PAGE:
2. Repurpose a Bookcase
This simple bookcase desk project from Off Beat Home is perfect for those who are DIY challenged. It creates a standing desk from a basic bookshelf. I think this idea could be easily adapted for use with armoires and old television entertainment centers as well, at least for those with slightly more advanced skills.
3. Design One With a DVD Cabinet
I’ve gone on record before about my favorite Ikea deals and why I like to shop for certain types of things there. So this standing desk that uses a wall-mounted DVD cabinet from the same store caught my attention. The door drops down to provide a daytime work space and closes up to hide cords and peripherals at night. Pretty slick.
4. Get Serious With Sawhorse Brackets
This basic desk project from the Mint Design Blog requires minimal skills and has a fun look for those who favor rustic, eclectic decorating choices. Placed by a window with a plant or two, it could make for a charming standing desk solution.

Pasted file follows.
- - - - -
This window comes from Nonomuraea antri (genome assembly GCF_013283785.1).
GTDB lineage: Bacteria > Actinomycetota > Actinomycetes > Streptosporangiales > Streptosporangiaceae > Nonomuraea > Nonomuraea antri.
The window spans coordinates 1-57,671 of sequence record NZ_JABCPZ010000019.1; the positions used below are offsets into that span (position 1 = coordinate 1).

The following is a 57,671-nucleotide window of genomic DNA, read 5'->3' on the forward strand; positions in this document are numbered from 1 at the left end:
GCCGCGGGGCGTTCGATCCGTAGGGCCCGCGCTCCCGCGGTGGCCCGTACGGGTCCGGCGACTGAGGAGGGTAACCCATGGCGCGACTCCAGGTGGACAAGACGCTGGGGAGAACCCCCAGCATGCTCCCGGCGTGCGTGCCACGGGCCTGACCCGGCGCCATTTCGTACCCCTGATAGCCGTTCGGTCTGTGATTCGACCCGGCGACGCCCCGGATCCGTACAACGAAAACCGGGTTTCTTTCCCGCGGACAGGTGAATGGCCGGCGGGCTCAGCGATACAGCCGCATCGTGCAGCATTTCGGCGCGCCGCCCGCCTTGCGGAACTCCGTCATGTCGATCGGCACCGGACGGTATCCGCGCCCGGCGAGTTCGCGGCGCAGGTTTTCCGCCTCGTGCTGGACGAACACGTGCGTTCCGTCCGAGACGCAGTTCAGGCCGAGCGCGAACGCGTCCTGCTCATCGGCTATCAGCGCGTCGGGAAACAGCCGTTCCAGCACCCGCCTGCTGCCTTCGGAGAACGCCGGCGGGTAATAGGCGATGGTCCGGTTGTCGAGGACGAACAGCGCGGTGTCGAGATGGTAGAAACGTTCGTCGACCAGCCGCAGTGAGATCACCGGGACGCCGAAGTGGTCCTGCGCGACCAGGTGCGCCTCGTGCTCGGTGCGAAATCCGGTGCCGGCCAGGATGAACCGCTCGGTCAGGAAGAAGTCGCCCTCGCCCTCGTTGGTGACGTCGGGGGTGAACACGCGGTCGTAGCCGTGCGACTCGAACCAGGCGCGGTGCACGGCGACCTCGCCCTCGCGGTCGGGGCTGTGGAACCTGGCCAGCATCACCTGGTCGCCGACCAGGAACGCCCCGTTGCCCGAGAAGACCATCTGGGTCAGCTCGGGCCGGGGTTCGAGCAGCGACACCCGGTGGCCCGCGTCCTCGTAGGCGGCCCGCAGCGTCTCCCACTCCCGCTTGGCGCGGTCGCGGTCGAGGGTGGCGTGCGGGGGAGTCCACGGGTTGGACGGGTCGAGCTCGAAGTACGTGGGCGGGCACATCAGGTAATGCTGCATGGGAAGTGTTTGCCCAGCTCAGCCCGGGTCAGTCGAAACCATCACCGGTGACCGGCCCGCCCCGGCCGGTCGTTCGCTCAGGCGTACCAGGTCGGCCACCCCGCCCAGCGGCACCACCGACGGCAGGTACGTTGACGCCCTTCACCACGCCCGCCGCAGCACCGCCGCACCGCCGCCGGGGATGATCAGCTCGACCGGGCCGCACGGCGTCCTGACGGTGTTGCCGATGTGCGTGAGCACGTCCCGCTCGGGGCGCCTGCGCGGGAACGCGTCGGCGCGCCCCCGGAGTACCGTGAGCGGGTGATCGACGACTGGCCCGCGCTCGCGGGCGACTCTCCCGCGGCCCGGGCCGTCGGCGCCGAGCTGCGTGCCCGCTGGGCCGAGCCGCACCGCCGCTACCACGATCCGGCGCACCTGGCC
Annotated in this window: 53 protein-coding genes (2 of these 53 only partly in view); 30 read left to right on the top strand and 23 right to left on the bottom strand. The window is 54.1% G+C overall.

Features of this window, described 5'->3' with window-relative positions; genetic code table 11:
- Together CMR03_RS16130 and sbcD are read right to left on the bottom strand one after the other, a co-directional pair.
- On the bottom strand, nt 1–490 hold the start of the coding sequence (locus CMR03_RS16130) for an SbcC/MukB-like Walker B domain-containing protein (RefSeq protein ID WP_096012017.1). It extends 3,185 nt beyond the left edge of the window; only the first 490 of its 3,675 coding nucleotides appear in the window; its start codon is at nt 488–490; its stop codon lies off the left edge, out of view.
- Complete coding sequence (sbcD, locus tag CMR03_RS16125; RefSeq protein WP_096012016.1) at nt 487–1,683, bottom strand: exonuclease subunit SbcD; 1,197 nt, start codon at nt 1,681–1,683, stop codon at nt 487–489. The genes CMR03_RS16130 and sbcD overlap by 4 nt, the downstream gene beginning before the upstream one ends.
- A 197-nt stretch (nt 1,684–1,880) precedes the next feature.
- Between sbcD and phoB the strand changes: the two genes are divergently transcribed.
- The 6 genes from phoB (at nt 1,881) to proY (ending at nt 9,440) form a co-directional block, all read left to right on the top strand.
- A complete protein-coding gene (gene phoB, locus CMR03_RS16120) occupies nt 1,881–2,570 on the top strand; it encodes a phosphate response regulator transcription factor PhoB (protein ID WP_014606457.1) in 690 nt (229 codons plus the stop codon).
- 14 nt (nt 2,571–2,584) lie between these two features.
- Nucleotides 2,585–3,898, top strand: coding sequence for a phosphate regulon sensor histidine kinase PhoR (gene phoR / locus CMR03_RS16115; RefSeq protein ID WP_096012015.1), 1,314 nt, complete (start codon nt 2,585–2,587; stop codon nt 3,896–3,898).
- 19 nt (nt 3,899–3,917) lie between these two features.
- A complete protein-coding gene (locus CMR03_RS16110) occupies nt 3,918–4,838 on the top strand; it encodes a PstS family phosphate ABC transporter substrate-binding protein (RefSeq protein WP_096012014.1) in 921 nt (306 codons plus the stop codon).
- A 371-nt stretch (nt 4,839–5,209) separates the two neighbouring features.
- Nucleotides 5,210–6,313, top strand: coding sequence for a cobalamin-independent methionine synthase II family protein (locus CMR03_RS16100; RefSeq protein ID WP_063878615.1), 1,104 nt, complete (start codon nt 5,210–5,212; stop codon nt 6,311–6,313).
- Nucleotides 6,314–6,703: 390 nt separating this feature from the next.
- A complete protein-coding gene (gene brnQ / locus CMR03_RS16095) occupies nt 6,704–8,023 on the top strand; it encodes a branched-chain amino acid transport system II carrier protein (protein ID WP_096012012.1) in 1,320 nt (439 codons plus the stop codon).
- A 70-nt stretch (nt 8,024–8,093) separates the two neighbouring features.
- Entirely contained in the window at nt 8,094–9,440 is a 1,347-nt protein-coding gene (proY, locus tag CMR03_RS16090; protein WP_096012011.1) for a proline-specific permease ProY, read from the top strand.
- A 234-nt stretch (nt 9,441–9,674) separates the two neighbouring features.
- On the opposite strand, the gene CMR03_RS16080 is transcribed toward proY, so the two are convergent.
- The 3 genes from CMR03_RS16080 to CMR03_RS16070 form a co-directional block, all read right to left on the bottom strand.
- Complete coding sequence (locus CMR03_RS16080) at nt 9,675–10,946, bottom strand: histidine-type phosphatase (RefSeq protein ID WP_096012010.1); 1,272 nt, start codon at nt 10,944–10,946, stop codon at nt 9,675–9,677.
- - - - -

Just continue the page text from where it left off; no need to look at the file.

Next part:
5. Build a Box
This minimalist wall-mounted box desk from Shelterness does require some basic carpentry skills, but it doesn’t look exceptionally complicated. I love the way the modern design of the piece blends in with what is clearly a more traditional room and makes vacuuming a breeze.
6. Creatively Use a Core Door
This project from Instructables shows how you can build a desk into a corner using a core door and ready-made table legs. Not a bad way to go for those who prefer a larger work space.
7. Borrow a Bureau
I’m a huge fan of creatively using old bureaus around the home. They blend in easily when used in hallways as impromptu linen closets, make great DIY kitchen islands, and would work quite well as DIY standing desks. Storage space is easily handled with the built-in drawers, and you have the option of choosing a size that meets your needs.